Influence of shielding gases on preheat produced in surface coatings incorporating SiC particulates into microalloy steel using TIG technique

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The use of a tungsten inert gas (TIG) welding torch has resulted in the development of an economical route for surface engineering of alloys, giving similar results to the more expensive high power laser. Due to the preheating generated by both techniques, the extent of the temperature rise is sufficient to produce significant changes to the melt dimensions, microstructure and properties between the first and last tracks melted during the coating of a complete surface.
The present study examines if similar changes can occur between the start and finish locations of a single track of 50 mm length. The results show that for a TIG melted surface of a microalloy steel substrate, with or without incorporating preplaced SiC particles, in either argon or argon-helium environments, a maximum temperature of 375°C developed in the second third of the track. Even over this short distance, a hardness decrease of >300 Hv was recorded in the re-solidified SiC coated substrate melt zone, microstructure of a cast iron with cracks were observed. Also porosity was found in all the tracks, with and without preplaced SiC powders.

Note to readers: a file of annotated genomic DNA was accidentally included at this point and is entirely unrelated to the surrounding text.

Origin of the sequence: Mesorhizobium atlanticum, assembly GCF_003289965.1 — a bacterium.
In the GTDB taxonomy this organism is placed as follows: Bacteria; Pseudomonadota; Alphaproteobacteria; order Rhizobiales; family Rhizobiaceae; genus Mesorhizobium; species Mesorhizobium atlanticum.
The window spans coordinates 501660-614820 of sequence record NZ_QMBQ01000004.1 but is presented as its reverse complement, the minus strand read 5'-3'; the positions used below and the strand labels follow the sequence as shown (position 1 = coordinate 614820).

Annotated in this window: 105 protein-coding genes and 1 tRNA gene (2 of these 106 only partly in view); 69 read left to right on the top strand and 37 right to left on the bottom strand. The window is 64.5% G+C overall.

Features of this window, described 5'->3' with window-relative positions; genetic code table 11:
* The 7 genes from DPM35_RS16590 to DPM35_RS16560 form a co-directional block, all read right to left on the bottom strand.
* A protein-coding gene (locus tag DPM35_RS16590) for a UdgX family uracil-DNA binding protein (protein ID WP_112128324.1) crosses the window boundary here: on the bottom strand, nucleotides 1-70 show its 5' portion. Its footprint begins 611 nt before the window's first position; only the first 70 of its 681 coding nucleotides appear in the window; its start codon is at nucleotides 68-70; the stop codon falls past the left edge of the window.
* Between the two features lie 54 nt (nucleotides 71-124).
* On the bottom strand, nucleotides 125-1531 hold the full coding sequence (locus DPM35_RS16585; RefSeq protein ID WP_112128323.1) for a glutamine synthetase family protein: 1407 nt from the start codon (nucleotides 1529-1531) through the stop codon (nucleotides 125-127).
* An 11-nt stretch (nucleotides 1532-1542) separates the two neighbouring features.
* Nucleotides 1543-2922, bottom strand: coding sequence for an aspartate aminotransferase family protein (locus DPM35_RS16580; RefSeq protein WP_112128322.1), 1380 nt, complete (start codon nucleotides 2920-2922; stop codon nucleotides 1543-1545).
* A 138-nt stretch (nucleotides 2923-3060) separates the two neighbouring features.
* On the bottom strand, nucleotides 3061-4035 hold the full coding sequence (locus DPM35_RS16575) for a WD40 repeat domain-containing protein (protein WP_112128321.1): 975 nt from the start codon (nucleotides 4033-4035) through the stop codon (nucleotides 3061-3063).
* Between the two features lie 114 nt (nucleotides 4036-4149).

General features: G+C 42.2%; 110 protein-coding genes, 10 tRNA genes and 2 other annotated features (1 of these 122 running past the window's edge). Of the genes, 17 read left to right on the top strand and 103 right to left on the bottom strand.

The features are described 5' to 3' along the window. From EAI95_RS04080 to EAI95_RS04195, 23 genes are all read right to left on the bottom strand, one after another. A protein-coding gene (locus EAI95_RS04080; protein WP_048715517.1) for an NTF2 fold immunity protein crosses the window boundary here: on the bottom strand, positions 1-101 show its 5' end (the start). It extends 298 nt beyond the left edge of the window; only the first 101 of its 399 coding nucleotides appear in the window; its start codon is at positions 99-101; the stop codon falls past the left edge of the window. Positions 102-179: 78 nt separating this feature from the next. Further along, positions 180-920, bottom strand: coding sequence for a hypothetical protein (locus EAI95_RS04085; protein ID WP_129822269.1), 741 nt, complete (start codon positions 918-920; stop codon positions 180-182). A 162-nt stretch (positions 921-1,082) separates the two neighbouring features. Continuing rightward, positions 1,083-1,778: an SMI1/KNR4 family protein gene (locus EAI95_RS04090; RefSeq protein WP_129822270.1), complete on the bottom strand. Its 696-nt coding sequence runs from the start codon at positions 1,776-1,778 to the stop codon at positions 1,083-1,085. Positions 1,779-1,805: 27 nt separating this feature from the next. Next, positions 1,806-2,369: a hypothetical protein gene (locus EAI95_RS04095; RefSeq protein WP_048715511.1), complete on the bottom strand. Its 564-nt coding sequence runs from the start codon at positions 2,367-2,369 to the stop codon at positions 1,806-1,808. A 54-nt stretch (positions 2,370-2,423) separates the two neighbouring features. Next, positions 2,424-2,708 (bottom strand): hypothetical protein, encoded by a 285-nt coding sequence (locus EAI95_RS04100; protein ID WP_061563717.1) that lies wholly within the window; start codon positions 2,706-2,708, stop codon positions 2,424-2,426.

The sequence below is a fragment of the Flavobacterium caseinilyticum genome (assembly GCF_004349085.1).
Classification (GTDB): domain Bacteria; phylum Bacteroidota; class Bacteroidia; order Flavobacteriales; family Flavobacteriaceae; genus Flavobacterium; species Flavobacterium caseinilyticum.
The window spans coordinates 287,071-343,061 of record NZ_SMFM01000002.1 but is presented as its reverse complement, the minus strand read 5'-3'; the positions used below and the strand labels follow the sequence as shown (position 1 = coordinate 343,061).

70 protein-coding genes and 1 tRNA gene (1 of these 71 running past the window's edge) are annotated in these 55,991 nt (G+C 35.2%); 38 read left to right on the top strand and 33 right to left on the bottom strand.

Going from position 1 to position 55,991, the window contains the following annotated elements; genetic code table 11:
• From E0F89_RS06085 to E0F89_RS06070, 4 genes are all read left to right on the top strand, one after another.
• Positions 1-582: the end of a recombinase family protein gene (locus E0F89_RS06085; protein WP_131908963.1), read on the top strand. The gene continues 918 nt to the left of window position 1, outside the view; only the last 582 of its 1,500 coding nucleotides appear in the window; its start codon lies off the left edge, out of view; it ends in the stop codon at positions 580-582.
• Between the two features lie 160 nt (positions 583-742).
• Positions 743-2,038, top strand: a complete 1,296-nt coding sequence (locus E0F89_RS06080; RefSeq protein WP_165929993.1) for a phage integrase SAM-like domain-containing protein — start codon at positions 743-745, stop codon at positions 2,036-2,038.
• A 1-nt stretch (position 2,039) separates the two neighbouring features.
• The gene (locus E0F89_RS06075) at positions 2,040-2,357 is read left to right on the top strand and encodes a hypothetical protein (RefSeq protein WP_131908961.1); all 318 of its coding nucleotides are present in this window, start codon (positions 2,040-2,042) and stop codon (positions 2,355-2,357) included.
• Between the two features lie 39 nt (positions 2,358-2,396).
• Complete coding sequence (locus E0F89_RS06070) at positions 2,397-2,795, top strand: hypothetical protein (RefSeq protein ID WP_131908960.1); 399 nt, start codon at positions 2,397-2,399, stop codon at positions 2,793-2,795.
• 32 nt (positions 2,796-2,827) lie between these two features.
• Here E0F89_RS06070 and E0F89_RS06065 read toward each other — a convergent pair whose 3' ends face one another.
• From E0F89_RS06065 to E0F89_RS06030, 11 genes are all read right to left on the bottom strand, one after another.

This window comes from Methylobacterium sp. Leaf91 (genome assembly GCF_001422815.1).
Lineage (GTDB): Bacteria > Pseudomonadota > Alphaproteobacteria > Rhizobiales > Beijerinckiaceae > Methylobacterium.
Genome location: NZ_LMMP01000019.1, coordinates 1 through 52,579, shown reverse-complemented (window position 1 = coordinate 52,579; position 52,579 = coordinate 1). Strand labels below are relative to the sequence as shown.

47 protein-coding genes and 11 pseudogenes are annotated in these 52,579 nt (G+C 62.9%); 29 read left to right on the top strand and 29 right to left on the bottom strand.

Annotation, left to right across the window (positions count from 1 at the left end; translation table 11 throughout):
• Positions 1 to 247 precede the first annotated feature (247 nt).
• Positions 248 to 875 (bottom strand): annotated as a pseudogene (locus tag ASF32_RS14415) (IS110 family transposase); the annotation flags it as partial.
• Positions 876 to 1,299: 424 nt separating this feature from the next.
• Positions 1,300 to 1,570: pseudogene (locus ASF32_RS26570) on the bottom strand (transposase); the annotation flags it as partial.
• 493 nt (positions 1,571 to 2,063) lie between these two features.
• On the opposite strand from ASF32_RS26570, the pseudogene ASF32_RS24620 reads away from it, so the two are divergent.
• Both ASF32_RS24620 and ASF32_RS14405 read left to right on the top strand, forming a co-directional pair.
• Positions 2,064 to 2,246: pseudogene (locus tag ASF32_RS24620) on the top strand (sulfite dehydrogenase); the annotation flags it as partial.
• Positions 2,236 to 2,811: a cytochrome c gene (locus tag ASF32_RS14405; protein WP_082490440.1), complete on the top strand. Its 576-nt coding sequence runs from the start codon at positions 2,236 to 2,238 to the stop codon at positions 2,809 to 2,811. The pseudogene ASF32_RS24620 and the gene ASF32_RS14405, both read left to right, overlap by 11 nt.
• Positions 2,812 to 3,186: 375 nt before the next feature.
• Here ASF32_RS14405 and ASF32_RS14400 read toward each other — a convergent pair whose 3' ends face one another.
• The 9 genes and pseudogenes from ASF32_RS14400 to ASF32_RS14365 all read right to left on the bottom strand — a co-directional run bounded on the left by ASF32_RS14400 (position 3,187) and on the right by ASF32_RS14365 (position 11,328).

Original languageEnglish
Pages (from-to)1506-1514
Number of pages14
JournalMaterials Science and Technology
Issue number12
Early online date14 Dec 2013
Publication statusPublished - Oct 2014



  • coating
  • steel
  • SiC powder
  • TIG torch
  • shielding gas
  • preheating
  • microstructure
  • hardness

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